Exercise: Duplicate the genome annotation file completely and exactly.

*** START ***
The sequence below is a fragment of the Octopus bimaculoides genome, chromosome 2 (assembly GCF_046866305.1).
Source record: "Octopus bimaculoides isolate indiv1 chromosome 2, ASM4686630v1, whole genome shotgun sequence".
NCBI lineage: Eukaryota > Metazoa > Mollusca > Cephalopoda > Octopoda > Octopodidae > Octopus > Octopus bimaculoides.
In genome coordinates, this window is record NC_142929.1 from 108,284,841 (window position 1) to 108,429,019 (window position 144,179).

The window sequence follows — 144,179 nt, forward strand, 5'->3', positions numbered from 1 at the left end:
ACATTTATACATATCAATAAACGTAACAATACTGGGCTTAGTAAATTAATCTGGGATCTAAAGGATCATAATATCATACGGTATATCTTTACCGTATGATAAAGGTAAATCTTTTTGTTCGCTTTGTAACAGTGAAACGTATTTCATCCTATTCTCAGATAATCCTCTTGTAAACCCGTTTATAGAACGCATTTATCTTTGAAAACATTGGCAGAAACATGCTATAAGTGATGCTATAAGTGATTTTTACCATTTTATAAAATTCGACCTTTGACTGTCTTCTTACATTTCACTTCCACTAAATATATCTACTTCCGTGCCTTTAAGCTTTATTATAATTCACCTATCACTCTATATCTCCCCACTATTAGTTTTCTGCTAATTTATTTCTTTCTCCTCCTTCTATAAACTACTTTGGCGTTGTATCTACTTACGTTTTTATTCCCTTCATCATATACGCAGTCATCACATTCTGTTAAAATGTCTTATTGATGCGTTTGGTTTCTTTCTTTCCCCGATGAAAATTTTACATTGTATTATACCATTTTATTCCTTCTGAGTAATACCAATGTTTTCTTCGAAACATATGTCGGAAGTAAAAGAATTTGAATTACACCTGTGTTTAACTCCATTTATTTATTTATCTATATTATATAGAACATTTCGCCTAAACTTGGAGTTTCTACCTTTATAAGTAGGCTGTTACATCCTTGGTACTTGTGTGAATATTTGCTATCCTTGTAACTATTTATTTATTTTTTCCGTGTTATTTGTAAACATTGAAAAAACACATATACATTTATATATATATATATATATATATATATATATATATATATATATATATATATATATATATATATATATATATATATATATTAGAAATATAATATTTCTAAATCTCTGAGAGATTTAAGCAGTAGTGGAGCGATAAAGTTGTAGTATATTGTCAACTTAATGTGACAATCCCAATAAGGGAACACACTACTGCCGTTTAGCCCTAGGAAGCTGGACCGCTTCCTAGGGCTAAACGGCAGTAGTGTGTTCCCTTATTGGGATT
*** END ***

The sequence below is a fragment of the Octopus bimaculoides genome, chromosome 2 (assembly GCF_046866305.1).
Source record: "Octopus bimaculoides isolate indiv1 chromosome 2, ASM4686630v1, whole genome shotgun sequence".
NCBI lineage: Eukaryota > Metazoa > Mollusca > Cephalopoda > Octopoda > Octopodidae > Octopus > Octopus bimaculoides.
In genome coordinates, this window is record NC_142929.1 from 108,284,841 (window position 1) to 108,429,019 (window position 144,179).

The window sequence follows — 144,179 nt, forward strand, 5'->3', positions numbered from 1 at the left end:
ACATTTATACATATCAATAAACGTAACAATACTGGGCTTAGTAAATTAATCTGGGATCTAAAGGATCATAATATCATACGGTATATCTTTACCGTATGATAAAGGTAAATCTTTTTGTTCGCTTTGTAACAGTGAAACGTATTTCATCCTATTCTCAGATAATCCTCTTGTAAACCCGTTTATAGAACGCATTTATCTTTGAAAACATTGGCAGAAACATGCTATAAGTGATGCTATAAGTGATTTTTACCATTTTATAAAATTCGACCTTTGACTGTCTTCTTACATTTCACTTCCACTAAATATATCTACTTCCGTGCCTTTAAGCTTTATTATAATTCACCTATCACTCTATATCTCCCCACTATTAGTTTTCTGCTAATTTATTTCTTTCTCCTCCTTCTATAAACTACTTTGGCGTTGTATCTACTTACGTTTTTATTCCCTTCATCATATACGCAGTCATCACATTCTGTTAAAATGTCTTATTGATGCGTTTGGTTTCTTTCTTTCCCCGATGAAAATTTTACATTGTATTATACCATTTTATTCCTTCTGAGTAATACCAATGTTTTCTTCGAAACATATGTCGGAAGTAAAAGAATTTGAATTACACCTGTGTTTAACTCCATTTATTTATTTATCTATATTATATAGAACATTTCGCCTAAACTTGGAGTTTCTACCTTTATAAGTAGGCTGTTACATCCTTGGTACTTGTGTGAATATTTGCTATCCTTGTAACTATTTATTTATTTTTTCCGTGTTATTTGTAAACATTGAAAAAACACATATACATTTATATATATATATATATATATATATATATATATATATATATATATATATATATATATATATATATATATATATATATATTAGAAATATAATATTTCTAAATCTCTGAGAGATTTAAGCAGTAGTGGAGCGATAAAGTTGTAGTATATTGTCAACTTAATGTGACAATCCCAATAAGGGAACACACTACTGCCGTTTAGCCCTAGGAAGCTGGACCGCTTCCTAGGGCTAAACGGCAGTAGTGTGTTCCCTTATTGGGATT